Acoustic evidence for seasonal migration by a top predator of the deep sea

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William K Oestreich , Kelly J Benoit-Bird, Briana Abrahms, Tetyana Margolina, John E Joseph, Yanwu Zhang, Carlos Rueda, John P Ryan


In ecosystems influenced by strong seasonal variation in insolation, the fitness of diverse taxa depends on seasonal movements to track resources along latitudinal or elevational gradients. Deep pelagic ecosystems, where sunlight is extremely limited, represent Earth’s largest habitable space and yet ecosystem phenology and effective animal movement strategies in these systems are little understood. Analyzing seven years of continuous population-level passive acoustic observations, we find evidence for seasonal, latitudinal movements by sperm whales (Physeter macrocephalus) in the Northeast Pacific. Integration of population-level empirical results with individual-level movement simulations provides evidence of seasonal migration in this cryptic top predator, likely to track deep-sea resources. We show that sperm whales track oceanographic seasonality in a manner similar to many surface ocean predators, but with dampened seasonal-latitudinal movement patterns. These findings shed light on the drivers of sperm whales’ long-distance movements and the shrouded phenology of the deep-sea ecosystems in which they forage.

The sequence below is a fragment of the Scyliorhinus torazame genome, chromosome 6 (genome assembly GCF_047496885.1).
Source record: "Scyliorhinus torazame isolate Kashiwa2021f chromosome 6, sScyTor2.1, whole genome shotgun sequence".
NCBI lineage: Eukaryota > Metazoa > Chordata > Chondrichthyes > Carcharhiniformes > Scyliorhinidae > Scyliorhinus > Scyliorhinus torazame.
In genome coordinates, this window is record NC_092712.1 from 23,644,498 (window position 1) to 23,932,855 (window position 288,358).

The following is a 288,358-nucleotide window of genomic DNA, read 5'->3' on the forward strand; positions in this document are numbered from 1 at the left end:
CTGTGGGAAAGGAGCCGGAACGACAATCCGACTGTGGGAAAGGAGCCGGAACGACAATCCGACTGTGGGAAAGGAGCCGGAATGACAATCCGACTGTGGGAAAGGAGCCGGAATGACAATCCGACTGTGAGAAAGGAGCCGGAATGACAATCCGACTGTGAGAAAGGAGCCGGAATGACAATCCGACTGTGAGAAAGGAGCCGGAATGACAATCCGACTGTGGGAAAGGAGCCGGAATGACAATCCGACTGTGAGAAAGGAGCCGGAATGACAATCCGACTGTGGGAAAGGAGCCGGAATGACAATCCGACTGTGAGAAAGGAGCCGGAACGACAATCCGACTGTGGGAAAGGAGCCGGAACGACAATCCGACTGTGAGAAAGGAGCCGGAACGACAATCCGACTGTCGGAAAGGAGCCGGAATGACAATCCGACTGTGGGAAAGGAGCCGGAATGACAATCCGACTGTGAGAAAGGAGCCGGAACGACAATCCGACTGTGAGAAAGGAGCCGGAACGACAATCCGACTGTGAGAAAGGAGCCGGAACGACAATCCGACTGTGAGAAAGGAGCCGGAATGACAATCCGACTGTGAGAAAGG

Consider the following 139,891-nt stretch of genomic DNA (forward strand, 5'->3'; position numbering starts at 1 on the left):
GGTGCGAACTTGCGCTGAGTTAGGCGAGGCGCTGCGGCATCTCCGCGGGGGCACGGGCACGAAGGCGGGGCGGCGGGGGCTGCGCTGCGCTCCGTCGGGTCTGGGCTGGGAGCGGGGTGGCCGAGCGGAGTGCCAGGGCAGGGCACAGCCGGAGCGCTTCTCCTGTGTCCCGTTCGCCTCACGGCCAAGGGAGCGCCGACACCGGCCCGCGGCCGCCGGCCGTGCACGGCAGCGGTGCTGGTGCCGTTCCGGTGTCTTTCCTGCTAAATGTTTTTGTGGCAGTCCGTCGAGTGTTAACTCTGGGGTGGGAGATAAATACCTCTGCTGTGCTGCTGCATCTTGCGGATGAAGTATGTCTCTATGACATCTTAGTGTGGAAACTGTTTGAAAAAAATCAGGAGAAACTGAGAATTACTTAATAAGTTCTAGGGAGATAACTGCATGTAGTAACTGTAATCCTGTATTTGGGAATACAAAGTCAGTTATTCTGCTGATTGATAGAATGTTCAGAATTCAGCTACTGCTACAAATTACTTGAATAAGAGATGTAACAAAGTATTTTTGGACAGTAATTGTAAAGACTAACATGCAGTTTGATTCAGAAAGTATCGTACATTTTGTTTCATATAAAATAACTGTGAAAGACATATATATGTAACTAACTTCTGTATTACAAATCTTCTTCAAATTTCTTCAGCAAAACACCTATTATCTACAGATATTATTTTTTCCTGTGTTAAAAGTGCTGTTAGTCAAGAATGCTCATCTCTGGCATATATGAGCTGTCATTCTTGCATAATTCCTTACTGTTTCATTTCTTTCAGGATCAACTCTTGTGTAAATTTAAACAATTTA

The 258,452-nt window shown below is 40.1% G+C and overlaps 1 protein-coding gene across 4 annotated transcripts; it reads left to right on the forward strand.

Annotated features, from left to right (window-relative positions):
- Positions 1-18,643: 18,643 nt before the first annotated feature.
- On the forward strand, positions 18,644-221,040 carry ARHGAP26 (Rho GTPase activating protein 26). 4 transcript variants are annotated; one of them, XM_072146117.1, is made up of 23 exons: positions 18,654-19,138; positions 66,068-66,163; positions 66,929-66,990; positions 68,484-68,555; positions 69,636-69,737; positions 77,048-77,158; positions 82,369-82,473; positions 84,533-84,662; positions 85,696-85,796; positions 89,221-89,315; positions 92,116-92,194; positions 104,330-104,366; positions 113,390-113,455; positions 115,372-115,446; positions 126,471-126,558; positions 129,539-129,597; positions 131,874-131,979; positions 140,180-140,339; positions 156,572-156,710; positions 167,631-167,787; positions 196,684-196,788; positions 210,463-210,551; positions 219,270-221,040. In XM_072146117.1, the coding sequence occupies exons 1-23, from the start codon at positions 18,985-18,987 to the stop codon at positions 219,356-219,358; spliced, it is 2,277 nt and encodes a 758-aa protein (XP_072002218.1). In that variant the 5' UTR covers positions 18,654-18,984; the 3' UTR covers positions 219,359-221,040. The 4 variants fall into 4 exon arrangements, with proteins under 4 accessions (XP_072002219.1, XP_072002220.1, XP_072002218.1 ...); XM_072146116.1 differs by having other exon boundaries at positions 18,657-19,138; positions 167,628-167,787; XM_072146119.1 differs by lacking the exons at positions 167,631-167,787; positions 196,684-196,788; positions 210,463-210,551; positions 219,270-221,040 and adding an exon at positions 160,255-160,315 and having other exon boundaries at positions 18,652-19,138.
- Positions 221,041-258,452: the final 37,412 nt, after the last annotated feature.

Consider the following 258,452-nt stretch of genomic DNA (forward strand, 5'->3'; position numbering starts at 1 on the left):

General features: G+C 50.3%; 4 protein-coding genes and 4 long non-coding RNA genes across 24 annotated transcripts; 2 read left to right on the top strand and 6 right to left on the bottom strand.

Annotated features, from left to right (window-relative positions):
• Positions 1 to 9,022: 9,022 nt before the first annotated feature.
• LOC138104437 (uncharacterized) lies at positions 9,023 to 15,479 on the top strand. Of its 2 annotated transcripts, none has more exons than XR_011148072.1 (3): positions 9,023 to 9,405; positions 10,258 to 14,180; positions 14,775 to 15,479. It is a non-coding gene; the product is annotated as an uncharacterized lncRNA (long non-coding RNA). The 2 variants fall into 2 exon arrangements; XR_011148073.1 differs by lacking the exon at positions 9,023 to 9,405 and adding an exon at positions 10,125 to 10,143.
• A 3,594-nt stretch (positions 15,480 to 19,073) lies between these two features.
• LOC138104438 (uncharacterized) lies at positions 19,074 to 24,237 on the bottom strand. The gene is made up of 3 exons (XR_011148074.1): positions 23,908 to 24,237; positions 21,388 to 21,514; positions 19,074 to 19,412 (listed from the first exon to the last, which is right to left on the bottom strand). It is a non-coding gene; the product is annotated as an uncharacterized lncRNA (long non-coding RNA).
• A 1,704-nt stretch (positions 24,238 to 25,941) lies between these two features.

Life Sciences


phenology, deep sea, movement ecology, bioacoustics, resource tracking


Published: 2023-04-28 00:53

Last Updated: 2023-12-22 00:17

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CC-BY Attribution-NonCommercial-ShareAlike 4.0 International

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Conflict of interest statement:

Data and Code Availability Statement:
Raw (256 kHz) and decimated (16 kHz) acoustic data from the MARS hydrophone are available here: Code for processing acoustic data, analyzing sperm whale detections, and simulating individual-level movement strategies are available here: